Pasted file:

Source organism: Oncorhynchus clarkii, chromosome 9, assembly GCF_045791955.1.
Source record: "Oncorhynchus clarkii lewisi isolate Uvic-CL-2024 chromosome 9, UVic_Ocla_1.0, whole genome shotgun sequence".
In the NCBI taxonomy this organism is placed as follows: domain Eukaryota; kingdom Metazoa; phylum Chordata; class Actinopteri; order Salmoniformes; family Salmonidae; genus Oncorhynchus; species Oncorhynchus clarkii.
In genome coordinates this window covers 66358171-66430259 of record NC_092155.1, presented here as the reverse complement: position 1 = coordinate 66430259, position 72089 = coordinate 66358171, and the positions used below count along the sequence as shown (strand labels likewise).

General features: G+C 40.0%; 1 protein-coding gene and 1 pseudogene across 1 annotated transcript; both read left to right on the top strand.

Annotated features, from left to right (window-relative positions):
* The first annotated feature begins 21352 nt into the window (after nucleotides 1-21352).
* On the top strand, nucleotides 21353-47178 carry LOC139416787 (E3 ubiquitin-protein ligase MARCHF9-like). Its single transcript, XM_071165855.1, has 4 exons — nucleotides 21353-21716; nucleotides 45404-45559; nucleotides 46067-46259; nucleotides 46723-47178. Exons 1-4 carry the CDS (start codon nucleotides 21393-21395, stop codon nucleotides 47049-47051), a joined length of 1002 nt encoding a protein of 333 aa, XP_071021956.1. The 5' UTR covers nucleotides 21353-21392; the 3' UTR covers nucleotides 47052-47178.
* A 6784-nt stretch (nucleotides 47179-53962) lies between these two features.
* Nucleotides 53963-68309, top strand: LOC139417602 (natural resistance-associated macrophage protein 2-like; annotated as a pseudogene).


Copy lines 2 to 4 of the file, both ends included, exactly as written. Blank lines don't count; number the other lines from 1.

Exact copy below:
Source record: "Oncorhynchus clarkii lewisi isolate Uvic-CL-2024 chromosome 9, UVic_Ocla_1.0, whole genome shotgun sequence".
In the NCBI taxonomy this organism is placed as follows: domain Eukaryota; kingdom Metazoa; phylum Chordata; class Actinopteri; order Salmoniformes; family Salmonidae; genus Oncorhynchus; species Oncorhynchus clarkii.
In genome coordinates this window covers 66358171-66430259 of record NC_092155.1, presented here as the reverse complement: position 1 = coordinate 66430259, position 72089 = coordinate 66358171, and the positions used below count along the sequence as shown (strand labels likewise).